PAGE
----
Oil prices spike. Oil prices surged by nearly 20 percent Monday morning before settling at a 9 percent increase as of the time of this writing. The cause of the spike was the Houthi attack on two key Saudi oil installations on Saturday, which decreased Saudi output by 5.7 million barrels per day, roughly half of Saudi Arabia’s normal daily output. While the U.S. authorized the release of oil from the U.S. Strategic Petroleum Reserve on Sunday, Saudi Arabia and Russia downplayed the incident’s overall impact. The OPEC secretary-general said there would be no need for an emergency meeting, and Russia’s energy minister told Interfax that urgent measures were not necessary because of a “fairly large amount of reserves in the world.” Indeed, Saudi Arabia seems more worried about loss of market share than a prolonged disruption or spike in demand that could outstrip supply. The most important question – if and how the U.S. and Saudi Arabia will respond to the attack – remains open. It’s hard to imagine Saudi Arabia doing much on its own considering the kingdom can’t even pacify Yemen after over four years of fighting, and harder still to imagine the U.S. is willing to commit the military force necessary to achieve more than a slap on the wrist.
Courting India. It looks like India’s defense minister will have some deals to sign on an official visit to Australia in November. Citing a diplomatic source, The Hindu newspaper reported that Australia and India are on the cusp of finalizing a logistics support agreement and a maritime cooperation agreement as the two sides continue to strengthen their “strategic partnership.” Meanwhile, the CEO of Russian state-run company Rostec said in an interview with Russian broadcaster RBK that Moscow was considering moving production of S-400 anti-air missile systems to India. India inked a roughly $5 billion deal to purchase the S-400 – the same system that has caused a rift in U.S.-Turkey relations – from Russia last October. The big story here is not stronger India-Australia relations or an India-Russia arms deal. It is that those directly involved in the region are all looking to boost ties with New Delhi.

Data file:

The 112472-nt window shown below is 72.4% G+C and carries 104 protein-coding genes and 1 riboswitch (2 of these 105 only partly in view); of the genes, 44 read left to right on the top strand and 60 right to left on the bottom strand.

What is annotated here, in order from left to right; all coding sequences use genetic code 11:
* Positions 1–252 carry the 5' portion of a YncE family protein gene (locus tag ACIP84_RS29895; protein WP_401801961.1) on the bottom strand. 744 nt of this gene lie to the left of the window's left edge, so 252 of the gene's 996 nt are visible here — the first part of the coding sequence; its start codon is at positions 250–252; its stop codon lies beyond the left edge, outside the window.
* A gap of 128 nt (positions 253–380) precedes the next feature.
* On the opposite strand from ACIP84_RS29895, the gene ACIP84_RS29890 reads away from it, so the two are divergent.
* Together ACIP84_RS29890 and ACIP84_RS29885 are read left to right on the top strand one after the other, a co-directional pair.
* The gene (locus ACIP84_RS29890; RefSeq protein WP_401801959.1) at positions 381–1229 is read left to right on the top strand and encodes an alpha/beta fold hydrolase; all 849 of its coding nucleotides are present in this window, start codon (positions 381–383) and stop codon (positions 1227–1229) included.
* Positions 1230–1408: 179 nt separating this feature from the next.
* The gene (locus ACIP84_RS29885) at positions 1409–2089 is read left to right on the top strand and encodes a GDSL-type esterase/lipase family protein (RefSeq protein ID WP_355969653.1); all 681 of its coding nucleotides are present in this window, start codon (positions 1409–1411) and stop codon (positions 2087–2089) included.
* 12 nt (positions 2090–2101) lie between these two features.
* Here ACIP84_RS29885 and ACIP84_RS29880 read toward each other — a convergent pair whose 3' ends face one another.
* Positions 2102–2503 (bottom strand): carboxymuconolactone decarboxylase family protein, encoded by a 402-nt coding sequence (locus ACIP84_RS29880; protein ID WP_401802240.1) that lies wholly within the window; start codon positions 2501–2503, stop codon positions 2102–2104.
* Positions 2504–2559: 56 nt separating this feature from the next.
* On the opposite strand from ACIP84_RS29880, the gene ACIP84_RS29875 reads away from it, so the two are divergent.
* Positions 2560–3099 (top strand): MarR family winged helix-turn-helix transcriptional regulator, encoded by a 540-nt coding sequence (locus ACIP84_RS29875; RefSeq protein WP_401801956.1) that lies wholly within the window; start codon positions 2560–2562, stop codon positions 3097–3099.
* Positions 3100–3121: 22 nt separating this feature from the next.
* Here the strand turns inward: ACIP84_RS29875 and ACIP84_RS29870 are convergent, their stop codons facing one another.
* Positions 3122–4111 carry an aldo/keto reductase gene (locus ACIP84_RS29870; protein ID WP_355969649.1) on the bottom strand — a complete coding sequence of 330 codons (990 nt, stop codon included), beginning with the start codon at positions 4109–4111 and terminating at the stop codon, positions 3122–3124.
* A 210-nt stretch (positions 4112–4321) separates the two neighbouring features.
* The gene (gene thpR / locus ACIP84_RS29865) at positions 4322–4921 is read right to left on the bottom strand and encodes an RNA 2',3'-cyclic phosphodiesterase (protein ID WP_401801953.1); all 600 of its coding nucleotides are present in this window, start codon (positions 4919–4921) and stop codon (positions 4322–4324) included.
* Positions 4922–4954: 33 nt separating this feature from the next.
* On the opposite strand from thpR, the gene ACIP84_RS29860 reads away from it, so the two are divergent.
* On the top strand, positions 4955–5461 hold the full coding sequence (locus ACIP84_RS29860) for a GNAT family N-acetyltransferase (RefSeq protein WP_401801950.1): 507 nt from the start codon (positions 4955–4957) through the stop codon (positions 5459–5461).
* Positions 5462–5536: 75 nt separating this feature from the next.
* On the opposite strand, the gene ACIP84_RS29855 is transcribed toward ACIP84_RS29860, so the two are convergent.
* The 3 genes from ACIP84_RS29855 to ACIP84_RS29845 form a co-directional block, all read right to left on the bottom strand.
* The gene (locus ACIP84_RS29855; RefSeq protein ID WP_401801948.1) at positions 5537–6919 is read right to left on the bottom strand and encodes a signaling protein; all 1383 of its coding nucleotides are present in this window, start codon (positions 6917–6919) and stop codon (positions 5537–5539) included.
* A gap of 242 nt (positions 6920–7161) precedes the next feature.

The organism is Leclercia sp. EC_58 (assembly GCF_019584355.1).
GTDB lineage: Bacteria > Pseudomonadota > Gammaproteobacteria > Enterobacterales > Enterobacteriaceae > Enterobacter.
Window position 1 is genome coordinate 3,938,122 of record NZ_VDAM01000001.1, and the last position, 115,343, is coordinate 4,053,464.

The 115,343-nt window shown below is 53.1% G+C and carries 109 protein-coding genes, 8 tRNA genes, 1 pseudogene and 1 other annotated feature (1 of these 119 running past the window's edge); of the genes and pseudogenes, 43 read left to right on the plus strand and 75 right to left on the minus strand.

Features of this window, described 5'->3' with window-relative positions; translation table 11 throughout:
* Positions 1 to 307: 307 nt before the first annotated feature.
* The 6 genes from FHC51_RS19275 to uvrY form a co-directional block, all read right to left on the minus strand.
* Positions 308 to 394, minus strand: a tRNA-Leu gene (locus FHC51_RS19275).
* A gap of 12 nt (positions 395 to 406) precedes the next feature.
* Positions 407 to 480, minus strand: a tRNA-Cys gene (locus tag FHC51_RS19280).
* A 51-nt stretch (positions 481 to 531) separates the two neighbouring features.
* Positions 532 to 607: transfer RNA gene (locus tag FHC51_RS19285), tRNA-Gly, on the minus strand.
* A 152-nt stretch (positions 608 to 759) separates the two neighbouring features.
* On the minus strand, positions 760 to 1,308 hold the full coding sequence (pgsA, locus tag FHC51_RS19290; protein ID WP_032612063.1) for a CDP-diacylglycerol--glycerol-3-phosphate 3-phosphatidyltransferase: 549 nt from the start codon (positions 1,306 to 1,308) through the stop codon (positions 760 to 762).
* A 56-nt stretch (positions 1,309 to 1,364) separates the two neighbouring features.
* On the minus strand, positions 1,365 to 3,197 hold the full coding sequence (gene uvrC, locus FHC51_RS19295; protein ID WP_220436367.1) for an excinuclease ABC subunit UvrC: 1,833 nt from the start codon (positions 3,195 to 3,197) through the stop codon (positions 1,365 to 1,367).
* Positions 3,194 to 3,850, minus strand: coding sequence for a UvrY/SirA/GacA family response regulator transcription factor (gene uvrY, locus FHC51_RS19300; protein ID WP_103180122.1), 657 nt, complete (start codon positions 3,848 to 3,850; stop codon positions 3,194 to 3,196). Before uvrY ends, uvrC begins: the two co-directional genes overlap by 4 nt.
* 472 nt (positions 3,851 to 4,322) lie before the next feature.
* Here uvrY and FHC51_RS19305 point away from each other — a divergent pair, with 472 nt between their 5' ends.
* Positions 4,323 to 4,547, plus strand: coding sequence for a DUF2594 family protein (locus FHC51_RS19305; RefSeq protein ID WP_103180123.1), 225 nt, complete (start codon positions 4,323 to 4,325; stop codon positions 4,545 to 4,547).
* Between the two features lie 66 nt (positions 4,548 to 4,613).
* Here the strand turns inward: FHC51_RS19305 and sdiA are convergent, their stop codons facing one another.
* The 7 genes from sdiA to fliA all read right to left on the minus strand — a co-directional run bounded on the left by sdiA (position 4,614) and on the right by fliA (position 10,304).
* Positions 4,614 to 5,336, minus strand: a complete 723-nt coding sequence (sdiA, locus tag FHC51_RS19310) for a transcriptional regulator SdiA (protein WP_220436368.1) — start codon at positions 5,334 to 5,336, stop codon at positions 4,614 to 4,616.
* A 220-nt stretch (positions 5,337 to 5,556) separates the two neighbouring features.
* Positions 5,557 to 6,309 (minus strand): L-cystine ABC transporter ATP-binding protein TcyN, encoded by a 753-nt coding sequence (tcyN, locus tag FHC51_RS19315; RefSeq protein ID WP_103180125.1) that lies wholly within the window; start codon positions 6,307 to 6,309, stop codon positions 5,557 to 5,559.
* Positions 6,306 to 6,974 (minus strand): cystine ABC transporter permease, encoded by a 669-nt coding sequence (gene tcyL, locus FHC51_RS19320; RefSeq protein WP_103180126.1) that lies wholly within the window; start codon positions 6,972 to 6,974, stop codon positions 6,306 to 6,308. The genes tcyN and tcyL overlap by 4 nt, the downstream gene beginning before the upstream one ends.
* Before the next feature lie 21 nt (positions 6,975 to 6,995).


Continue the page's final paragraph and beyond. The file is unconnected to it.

Will the union make them strong? The United Auto Workers labor union instructed its almost 46,000 members working at 31 General Motors plants to go on strike this morning. Representatives of the UAW and GM are set to continue negotiations today, but considering the UAW’s strike fund totals $750 million, it may not be looking for a quick resolution. The autoworkers are upset over the closure of four GM factories in the U.S. last November, despite the company posting an $11.8 billion operating profit in North America last year. This, combined with the continued pressure globalization is putting on U.S. manufacturing jobs and the potential political consequences, makes this showdown potentially more important than other labor strikes we’ve seen in the past. U.S. President Donald Trump isn’t exactly pleased with GM either – last November, he suggested GM should pay back U.S. taxpayers for its 2009 bailout if it was not willing to keep the four plants open. It is entirely possible that this is simply a passing labor dispute – but even so, it is yet another example of the imbalances plaguing the U.S. economy.
Germany takes on climate change. Germany may not be willing to bow to European Union pressure to stimulate its economy with deficit spending or to increase military spending to 2 percent of gross domestic product, but it does appear that the governing coalition has hammered out the beginnings of a compromise on an initiative to combat climate change. The German government will unveil on Friday a new climate package that will cost, according to Welt am Sonntag, over 40 billion euros ($44 billion) over the next four years. It will focus on cutting greenhouse emissions by 55 percent compared to 1990 levels by 2030, among other things. There are still a number of issues to work out, chief among them the price for a ton of carbon dioxide, and naysayers are already doubting just how effective the moves will be, but the numbers and goals are more ambitious than those of most other plans.
- Mexico’s president submitted a draft law to Congress that would grant amnesty to those convicted of low-level drug offenses and other minor crimes.
- Uzbekistan officially joined the Cooperation Council of Turkic Speaking States.
- Turkish President Recep Tayyip Erdogan will meet separately with Russian President Vladimir Putin and Iranian President Hassan Rouhani ahead of yet another summit on Syria’s future.
- Bloomberg reports that the Dutch government is planning on embracing fiscal stimulus instead of debt reduction in its 2020 budget.
- Eritrea’s president was in Sudan over the weekend and discussed potential bilateral cooperation between the two countries on weapons production.
- Spain may be headed for its fourth election in four years after acting Prime Minister Pedro Sanchez rejected a potential coalition agreement with the Podemos party.
- South Korean President Moon Jae-in said North Korea and the United States would resume working-level talks “soon.”
- China has told Hong Kong, which saw another round of protests this weekend, not to look to the West for support and instead to pin its hopes on the economic opportunities afforded by the mainland to help combat underlying socio-economic problems.
- The Solomon Islands officially established diplomatic ties with China.
- The EU began a rule of law review for Hungary on Monday.
- The U.S. and Iraq agreed that the attacks on Saudi oil installations on Saturday did not originate in Iraq.